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Clayton Valli

Dr. Clayton Valli (1951-2003) is well-known for his contributions to ASL linguistics, poetry and literature in Canada and the U.S. As an American pioneer in ASL poetry and a ASL poet, he provided numerous workshops and presentation on ASL poetry and linguistics to students and staff across North America. He has authored numerous articles and books on ASL linguistics, poetry and literature.

Born in Newburyport, Massachusetts, he attended Austine School for the Deaf in Vermont. He earned a B.A. in Social Psychology from the University of Neveda-Reno, 1978. He received a M.A. in Linguistics from Gallaudet University, 1985. He earned his Ph.D. in Linguistics and ASL Poetics from the Union Institute in Cincinnati, Ohio, 1993.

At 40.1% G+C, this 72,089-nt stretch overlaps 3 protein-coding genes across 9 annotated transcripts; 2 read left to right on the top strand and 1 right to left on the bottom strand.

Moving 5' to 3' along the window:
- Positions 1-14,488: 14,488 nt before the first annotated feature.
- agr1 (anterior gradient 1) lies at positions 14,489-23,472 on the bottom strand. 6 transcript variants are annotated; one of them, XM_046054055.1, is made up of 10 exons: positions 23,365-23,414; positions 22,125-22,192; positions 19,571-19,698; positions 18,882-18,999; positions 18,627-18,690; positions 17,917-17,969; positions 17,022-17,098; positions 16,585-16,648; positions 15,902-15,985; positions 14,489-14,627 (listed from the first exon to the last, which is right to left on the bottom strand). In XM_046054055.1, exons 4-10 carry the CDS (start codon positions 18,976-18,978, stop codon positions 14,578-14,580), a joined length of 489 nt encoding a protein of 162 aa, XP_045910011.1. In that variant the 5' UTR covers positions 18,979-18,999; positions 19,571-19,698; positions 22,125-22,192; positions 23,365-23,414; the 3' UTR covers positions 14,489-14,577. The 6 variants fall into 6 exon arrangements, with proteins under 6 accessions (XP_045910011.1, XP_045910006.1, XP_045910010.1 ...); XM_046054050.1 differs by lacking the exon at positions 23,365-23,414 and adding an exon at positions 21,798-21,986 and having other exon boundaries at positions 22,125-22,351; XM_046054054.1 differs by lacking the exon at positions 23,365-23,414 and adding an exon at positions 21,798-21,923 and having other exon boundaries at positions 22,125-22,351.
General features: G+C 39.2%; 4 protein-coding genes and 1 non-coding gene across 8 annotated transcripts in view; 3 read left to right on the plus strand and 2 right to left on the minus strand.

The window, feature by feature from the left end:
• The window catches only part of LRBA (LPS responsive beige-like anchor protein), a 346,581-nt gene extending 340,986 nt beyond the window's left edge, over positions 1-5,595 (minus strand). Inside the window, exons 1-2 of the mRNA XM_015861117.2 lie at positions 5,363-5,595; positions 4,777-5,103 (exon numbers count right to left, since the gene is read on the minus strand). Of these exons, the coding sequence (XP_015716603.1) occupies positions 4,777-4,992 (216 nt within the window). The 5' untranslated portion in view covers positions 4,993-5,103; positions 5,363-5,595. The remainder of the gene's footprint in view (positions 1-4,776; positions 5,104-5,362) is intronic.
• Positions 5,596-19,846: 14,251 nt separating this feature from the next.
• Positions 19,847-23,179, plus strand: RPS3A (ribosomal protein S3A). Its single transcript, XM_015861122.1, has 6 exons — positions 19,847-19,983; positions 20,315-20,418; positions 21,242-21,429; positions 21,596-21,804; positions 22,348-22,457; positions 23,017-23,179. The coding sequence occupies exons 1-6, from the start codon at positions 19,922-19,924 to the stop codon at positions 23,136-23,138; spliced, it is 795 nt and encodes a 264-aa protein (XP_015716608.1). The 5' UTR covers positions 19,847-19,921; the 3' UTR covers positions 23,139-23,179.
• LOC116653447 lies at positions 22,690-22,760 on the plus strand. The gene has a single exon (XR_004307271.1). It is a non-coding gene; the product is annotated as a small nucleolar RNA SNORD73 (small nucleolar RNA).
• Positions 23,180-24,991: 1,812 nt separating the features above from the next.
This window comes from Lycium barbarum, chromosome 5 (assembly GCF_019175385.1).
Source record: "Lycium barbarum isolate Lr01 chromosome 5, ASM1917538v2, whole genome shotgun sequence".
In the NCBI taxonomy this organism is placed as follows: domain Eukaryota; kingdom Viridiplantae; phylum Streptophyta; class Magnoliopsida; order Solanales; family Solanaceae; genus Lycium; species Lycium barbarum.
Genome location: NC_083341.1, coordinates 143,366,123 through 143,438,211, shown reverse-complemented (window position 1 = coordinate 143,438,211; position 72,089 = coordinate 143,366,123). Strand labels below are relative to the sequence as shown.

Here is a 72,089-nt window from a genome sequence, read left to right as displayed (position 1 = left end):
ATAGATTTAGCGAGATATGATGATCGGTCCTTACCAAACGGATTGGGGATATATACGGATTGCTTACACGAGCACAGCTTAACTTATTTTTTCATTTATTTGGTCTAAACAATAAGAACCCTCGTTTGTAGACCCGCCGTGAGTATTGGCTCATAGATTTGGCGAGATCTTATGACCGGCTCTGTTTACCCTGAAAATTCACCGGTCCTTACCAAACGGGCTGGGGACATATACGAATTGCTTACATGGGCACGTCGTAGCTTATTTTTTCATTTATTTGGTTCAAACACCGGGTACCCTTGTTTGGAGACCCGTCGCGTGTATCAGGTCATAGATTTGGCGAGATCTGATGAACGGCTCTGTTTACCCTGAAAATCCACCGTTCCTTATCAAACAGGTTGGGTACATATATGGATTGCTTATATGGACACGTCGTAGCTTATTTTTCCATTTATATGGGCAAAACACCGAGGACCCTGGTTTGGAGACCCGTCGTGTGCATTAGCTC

Valli was the first person to inspect and identify some features of ASL poetry (specifically rhyme and meter). In his doctorate disseration, Valli linked a handshape rhyme to the concept of alliteration. He described it, "Alliteration may be the repetition of the first sound of several words in a line, compared to the handshape rhyme, that is, the repetition of the handshape of several signs in a line." [Clayton, p. 113]

References

Valli, Clayton. Poetics of American Sign Language Poetry. Doctoral dissertation, The Union Institute Graduate School. June 1993.